(Professor Robertson Smith.)

North British Review.
Watch the author of a first poem or novel. What eagerness to see all the reviews; what anxiety till they come out; what manoeuvring to ascertain what people have said! And how many persons are there that, even after their apprenticeship in literature or art is over, can honestly affirm that the feeling has quite left them? Raphael must have liked to hear his pictures praised: nor was the approbation of the public a matter of indifference to the octogenarian Goethe, But though the artist or the literateur may so far make a merit of popularity it is quite different with the moral teacher or agent in great social changes. Popularity may happen to flow toward such a man, but it should not be treated as a reward or incentive, but rather as a means of deciding what proportion of society has been moved in the direction of his own spirit, and how much yet remains to be brought into subjection. In certain cases, indeed, it might be proper to lay it down as a maxim that he cannot honestly or efficiently accomplish his office without exciting opposition at every step he takes.

(North British Review.)

The wise Phocion was so sensible how dangerous it was to be touched with what the multitude approved, that upon a general acclamation made when he was making an oration he turned to an intelligent friend and asked in a surprised manner, "What slip have I made?"


The soul that cannot entirely trust God, whether man be pleased or displeased, can never long be true to Him. for while you are eyeing men you are losing God and stabbing religion at the very heart.

(T. Manton.)

When one has learned to seek the honour that cometh from God only, he will take the withholding of the honour that cometh by man very lightly indeed.

(Geo. Macdonald.)

Do not preach so much to please as to profit. Choose rather to discover men's sins than to show your own eloquence. That is the best looking-glass, not which is most gilded but which shows the truest face.

(T. Watson.)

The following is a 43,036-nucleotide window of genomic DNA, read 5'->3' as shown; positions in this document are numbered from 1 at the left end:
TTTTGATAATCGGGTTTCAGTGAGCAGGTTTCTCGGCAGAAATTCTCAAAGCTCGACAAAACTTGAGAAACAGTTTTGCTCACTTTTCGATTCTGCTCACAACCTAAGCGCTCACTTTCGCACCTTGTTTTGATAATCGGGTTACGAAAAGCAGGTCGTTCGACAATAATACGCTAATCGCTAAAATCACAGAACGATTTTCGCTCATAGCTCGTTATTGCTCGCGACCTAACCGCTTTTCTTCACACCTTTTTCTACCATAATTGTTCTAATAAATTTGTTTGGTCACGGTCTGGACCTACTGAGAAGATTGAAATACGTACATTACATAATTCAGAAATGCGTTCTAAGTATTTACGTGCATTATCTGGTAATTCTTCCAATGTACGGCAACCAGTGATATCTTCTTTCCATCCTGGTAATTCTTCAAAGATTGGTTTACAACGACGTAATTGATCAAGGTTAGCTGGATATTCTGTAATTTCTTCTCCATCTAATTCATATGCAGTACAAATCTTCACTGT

The title which the apostle gives himself, "the servant, or the slave, of Christ," expresses, we may be sure, no mere acquiescence in some current fashion of Eastern speech, but the aspect of his life and conduct which he desires to keep before himself and others. St. Paul belonged to two worlds, the Jewish and the Greek, and in this title he has both worlds in view. In the language of the Psalter, and of the Hebrew prophets, every Israelite is, as such, a servant of the Lord, and to the collective people, viewed in its separate and its consecrated life, it is said, "Thou, Israel, art My servant, thou whom I have taken from the ends of the earth, and called thee from the chief men thereof, and said unto thee, thou art My servant, I have chosen thee." But besides this general and ethical meaning, the title had a technical, official force. Any man who was marked out from among his fellows as having a special work to do for the Lord, was regarded as taken into the service of the invisible King, whose livery he thus wore by the force of events, and by his acts, and by the tenour of his life, in the eyes of his countrymen. In this sense, too, every member of the prophetic order came in time to be termed a "servant of the Lord;" and the title reached its highest significance when, in the later group of Isaiah's writings, it was used of the King Messiah, whose future humiliation and glory there mingled indistinctly with the nearer, although still distant, suffering and deliverance of the martyred people in Babylon. When, then, St. Peter and St. Jude, writing to Churches mainly or entirely of Jewish origin, styled themselves servants of Jesus Christ, they probably understood the title, chiefly if not exclusively, in the traditional and narrower Hebrew sense. But when St. Paul, writing to the Roman or Philippian Church, calls himself a servant of Christ, it is difficult to suppose that he does not read into the title the meaning which his readers would naturally find there, In these Churches, consisting altogether or predominantly of converts from heathendom, the phrase would rather suggest the ordinary slave of the GreekRoman world, than an inspired or distinguished servant of the Hebrew theocracy. That unseen, that immense population of human beings which worked, which suffered in silence, which tilled the fields, which manned the fleets, which constructed the palaces and the bridges of the world, which supplied to those who had property and power their cooks, their carpenters, their painters, their astronomers, their doctors, their poets, their copyists, their gladiators, their buffoons; which ministered to the refinement, intelligence, luxury, passions of the wealthy; which by its ceaseless and almost unnoticed waste of unregarded life satisfied the requirements, and helped to fill the coffers of the State. The slave class was almost the most prominent, as it was certainly the most mournful feature in "the ancient society." In the view of antiquity, the slave was but an animated instrument, a mere body which chanced to be endowed with certain mental capacities. In the eye of the law, the slave was not a person: he was classed by the jurists with goods and with animals; he was sold, he was bequeathed by will, he was lent to a friend, he was shut up, he was banished, until the day of the later legislation he was killed — quite at the discretion of his owner. And St. Paul calls himself this — the slave of Jesus Christ! He was not merely a servant holding an honourable post in the kingdom of heaven, which he might relinquish at pleasure; he was consciously a slave. And in this abandonment of all human liberty at the feet of the Redeemer rain this utter surrender of the right to his intelligence, his affections, the employment of his time and his property, his movements from place to place, except as his Master might command, St. Paul found the true dignity and happiness of his being as a man. He belonged to Jesus Christ not by any original or solitary act of his own, but because, as he could not but acknowledge, Jesus Christ had paid for him, had bought him at an incalculable cost, out of slavery which was misery and degradation, into a service, which was freedom indeed.